‘The Ticket’s’ Electric Picnic 2014 Awards
We listened, we watched, we tasted, we argued: here’s our pick of the Picnic’s best bits
Portishead were sublime: in between the snap and the hiss, the cackle and crackle of the music, Beth Gibbons turned, sighed and lamented notes of magnificent, mighty import. Hozier had more than a few of those festival moments that live long in the memory. Merrill Garbus made a ukulele sound like a weapon during Tune-Yards’ explosive set. London Grammar delivered a perfectly-judged set of lo-fi sounds, minimal colours and emotional payloads. And White Denim had old-school impeccable playing, wide swagger and phenomenal pace. Best stage sound The Electric Arena sounded pristine all weekend. The sound engineers handled everything that London Grammar and Clean Bandit threw at them.
Other Voices stage. Those who took a gamble on this stage (the line-ups were kept strictly under wraps) were rewarded with a beautiful setting and a superb selection of music. It felt as if we were all backstage and up close with the artists.
A no-show from FKA twigs left a little hole in our festival hungry hearts.
The Heineken Sound Atlas stage always looked like a place where the punters were having a good time. A half basketball court where people could get stuck into pick-up games added a competitive edge to the colourful chaos.
To the person dressed as a Wicker Man sneaking up on unsuspecting, somewhat tender Sunday morning heads, we say: well played, sir. However, we will use force if necessary to subdue you.
Best new acts
Sheppard, Tvvins, Kate Boy, Melty Brains? and Girl Band were among those making a fantastic first impression. Best new band name Bitch Falcon. Best stamina Ryan Skelton’s Together Disco crew ran from 8pm to 4am in Jerry Fish’s Electric Sideshow on Friday. And came back on Saturday for three more hours. The Rocky Balboa of the late-night scene. Best posh food It began with a choice of evening wear in a dressing-up tent, and ended some hours later with coffee and petit fours. At a festival already known for serving up decent tucker, L’Ecrivain’s Derry Clarke set a ridiculously high standard this year with a five-course fine-dining banquet in aid of Console. With Ross Lewis of Chapter One on desserts, it meant a sprinkling of Michelin stars to go with the flowing wine and Dingle spirits in a marquee laid out like a high-end restaurant. Communal tables, silly bow ties and wonderful food made it an unusual and unforgettable festival experience.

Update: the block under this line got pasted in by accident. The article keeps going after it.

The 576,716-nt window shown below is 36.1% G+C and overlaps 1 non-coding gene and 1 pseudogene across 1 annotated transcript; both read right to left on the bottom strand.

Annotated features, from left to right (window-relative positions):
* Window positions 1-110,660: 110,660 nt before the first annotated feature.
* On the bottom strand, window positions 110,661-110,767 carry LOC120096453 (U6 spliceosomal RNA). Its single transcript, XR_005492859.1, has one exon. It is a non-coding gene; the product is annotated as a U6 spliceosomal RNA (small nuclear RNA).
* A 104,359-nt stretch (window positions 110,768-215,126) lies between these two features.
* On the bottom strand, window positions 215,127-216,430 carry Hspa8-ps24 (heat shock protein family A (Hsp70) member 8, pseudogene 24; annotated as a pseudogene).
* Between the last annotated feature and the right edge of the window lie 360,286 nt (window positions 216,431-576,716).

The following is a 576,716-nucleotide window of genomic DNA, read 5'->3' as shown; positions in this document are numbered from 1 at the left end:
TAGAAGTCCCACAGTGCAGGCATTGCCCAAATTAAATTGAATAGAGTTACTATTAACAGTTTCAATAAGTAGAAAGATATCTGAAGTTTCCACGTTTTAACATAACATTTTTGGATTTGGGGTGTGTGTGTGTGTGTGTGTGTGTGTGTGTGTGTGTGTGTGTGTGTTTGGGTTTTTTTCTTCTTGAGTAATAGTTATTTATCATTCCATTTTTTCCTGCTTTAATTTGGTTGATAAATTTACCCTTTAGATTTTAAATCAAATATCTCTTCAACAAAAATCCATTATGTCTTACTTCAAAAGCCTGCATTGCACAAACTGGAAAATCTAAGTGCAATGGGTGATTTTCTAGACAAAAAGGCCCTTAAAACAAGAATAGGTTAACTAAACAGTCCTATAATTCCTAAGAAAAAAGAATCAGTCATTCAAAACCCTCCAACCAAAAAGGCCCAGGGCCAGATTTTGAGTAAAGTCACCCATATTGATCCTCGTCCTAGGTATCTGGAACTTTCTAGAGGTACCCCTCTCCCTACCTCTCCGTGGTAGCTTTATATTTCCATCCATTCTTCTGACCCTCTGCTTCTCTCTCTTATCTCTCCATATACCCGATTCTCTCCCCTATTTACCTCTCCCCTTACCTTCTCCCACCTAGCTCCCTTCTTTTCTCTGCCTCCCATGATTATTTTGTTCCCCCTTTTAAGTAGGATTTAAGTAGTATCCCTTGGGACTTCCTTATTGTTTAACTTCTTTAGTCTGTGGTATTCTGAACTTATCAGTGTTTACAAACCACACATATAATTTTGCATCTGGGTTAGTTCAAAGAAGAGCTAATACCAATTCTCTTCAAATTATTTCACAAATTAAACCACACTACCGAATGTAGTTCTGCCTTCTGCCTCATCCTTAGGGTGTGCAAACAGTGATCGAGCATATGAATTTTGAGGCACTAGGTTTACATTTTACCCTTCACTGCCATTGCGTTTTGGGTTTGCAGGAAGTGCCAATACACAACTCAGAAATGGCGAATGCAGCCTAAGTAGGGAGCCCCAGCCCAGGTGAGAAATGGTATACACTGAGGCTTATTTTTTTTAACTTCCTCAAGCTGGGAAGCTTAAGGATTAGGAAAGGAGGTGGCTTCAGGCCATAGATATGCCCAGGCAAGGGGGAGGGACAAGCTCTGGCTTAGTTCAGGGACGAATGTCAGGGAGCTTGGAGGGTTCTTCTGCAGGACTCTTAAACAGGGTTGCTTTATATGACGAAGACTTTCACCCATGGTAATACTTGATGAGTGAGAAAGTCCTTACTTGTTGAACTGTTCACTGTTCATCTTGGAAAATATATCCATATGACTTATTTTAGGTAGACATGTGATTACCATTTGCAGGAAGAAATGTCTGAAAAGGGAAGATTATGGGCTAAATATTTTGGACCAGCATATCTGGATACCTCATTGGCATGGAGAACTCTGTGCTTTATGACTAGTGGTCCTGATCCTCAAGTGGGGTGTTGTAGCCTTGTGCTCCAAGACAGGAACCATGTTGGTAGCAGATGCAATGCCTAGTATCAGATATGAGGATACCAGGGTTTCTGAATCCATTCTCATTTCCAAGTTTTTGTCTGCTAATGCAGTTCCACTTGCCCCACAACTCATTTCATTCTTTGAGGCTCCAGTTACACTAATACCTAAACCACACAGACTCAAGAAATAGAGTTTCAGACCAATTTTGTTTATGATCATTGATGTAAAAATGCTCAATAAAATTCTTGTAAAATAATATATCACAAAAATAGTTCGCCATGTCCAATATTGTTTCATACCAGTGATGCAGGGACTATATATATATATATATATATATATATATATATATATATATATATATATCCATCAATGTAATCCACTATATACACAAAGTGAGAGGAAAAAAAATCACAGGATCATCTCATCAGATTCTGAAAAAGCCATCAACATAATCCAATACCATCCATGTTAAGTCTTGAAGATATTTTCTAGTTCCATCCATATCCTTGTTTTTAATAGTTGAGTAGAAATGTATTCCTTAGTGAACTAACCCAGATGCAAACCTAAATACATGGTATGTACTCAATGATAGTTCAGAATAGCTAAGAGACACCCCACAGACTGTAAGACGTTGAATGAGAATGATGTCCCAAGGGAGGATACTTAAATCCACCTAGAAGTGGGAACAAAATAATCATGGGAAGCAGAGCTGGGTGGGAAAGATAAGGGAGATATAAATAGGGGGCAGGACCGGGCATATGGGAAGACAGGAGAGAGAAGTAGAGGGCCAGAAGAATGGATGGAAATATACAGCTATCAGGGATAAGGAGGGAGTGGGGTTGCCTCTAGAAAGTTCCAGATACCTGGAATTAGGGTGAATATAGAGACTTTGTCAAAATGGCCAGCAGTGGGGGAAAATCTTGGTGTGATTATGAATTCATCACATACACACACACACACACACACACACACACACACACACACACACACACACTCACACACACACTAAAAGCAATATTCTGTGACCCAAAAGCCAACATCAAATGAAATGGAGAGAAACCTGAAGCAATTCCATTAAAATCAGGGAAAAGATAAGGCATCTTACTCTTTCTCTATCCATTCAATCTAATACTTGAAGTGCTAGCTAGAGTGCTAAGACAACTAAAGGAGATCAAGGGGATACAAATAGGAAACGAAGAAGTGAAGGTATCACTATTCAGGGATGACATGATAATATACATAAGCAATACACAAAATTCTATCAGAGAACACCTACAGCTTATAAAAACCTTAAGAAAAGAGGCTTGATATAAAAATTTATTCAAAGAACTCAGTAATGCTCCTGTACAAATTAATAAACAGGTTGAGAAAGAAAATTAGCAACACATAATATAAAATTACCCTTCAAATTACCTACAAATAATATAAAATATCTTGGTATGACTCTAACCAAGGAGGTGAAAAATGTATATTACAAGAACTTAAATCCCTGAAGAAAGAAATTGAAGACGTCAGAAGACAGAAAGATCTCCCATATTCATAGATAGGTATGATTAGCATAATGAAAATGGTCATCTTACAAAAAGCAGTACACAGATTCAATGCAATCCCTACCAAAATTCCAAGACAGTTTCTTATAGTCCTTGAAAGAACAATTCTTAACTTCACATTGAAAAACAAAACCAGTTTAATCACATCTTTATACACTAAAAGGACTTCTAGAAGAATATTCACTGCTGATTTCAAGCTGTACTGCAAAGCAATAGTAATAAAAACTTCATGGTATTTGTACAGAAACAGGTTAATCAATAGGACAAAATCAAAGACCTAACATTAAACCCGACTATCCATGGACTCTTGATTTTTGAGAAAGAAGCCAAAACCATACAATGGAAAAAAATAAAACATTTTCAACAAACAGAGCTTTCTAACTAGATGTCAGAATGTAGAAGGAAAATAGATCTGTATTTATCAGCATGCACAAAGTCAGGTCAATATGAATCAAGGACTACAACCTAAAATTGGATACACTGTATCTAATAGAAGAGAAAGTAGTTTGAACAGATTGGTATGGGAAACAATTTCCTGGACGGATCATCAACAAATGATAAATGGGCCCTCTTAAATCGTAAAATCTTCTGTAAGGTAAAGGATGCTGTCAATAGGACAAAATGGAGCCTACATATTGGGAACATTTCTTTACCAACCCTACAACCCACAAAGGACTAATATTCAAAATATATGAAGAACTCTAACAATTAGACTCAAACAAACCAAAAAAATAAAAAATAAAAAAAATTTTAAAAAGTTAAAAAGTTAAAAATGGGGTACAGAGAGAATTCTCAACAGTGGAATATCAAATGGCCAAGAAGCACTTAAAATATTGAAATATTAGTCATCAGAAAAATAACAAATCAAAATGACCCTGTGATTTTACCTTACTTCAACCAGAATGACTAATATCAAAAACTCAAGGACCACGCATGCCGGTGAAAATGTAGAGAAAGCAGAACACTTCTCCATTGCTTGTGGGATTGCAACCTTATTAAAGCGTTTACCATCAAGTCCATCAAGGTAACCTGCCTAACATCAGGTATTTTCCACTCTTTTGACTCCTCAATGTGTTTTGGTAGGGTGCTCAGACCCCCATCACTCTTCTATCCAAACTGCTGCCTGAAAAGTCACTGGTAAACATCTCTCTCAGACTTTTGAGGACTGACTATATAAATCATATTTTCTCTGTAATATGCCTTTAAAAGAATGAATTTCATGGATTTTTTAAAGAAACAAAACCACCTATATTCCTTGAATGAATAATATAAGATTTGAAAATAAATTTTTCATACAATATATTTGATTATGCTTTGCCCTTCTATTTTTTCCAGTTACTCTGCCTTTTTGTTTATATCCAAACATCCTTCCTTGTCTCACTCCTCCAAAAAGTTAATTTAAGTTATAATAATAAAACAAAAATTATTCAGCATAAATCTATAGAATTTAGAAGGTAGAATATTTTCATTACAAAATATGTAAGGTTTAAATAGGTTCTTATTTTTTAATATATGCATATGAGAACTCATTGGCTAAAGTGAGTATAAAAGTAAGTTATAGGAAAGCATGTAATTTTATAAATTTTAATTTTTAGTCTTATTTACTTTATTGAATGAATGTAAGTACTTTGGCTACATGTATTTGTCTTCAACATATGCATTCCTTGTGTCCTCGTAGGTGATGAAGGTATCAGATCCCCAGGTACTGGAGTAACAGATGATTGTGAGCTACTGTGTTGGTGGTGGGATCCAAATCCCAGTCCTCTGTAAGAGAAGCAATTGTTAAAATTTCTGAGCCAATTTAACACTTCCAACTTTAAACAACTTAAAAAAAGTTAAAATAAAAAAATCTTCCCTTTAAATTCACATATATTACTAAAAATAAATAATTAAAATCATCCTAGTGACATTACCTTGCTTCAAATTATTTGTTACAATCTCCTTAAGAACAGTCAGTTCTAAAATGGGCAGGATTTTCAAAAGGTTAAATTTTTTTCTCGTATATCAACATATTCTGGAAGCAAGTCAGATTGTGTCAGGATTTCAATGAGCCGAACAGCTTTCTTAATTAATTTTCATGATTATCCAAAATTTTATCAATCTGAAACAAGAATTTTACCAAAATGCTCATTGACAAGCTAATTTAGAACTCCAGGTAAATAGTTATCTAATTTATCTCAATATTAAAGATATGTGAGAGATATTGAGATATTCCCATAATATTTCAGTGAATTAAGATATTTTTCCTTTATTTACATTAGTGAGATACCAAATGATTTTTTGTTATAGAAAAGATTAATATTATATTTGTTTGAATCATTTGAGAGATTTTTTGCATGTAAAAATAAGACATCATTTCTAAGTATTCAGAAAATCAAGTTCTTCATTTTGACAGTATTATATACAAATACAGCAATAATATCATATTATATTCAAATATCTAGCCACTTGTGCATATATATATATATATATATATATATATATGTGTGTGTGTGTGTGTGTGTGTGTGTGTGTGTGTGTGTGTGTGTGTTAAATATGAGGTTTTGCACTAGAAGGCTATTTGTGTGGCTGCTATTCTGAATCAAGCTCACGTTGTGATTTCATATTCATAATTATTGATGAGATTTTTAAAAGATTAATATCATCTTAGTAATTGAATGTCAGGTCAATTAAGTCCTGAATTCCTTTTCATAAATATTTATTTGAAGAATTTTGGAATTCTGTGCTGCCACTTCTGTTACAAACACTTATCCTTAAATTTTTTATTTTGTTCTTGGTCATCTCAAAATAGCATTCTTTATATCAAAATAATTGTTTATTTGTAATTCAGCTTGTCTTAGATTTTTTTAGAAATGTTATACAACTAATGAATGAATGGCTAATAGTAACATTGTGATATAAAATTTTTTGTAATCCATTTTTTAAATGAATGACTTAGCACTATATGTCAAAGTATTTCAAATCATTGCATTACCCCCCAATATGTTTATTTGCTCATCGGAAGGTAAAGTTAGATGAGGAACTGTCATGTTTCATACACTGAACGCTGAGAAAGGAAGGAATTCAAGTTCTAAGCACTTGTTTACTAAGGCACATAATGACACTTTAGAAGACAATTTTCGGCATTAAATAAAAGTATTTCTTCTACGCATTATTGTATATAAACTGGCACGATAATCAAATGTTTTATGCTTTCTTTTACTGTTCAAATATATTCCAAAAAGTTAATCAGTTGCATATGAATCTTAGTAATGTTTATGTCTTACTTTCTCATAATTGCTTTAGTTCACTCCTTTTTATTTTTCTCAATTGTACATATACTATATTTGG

Biggest Midlands gathering
(since Daniel O’Connell’s monster meetings): The enraptured masses at Hozier. See our drone video on irishtimes.com for a bit of perspective.
Most ironic moment
Power balladeer Bonnie Tyler arrived in Electric Ireland’s Power House and, two songs later, the electricity cut out. Still, torch songs are not easily extinguished. Spilling far beyond the venue, the crowd elected to drown her out with their own singing, knowing every chorus and not a single verse. Tyler cannily mingled hits, new songs and cover versions in the set. But it’s all about one song. “I don’t know what to do, I’m always in the dark . . .” In this powder keg, she still gave off sparks.
The toilets were in much better shape throughout the weekend than in previous years, much to everyone’s relief.
Hero of the Picnic
Over the weekend we asked the crowd in Stradbally to nominate people for Best Picnicker, and the results were almost unanimous: the man who pulled a woman from a burning tent in the Pink Moon campsite on Friday night. We tracked him down, but he prefers not to be named. Bonnie, we think we’ve found that hero you’ve been holding out for.
Best blast from the past
Blondie’s unique brand of crunchy, post-punk disco is ageless. Debbie Harry prowled the stage, shook her hair and hit all those high-pitched melodies on Heart of Glass and Rapture. And she can still do the rap bit.
So many beards. But there can be only one: Sean O’Reilly from Donaghmede in Co Dublin wore his luxuriant tresses with the aura of a man delighted with life.
Most overused insult
Hozier got the biggest crowd of the festival, and the best crowd participation. Take Me To Church’s choruses sung en masse were spine-tingling, but the crowd hollering Amens back at him almost knocked the main stage over.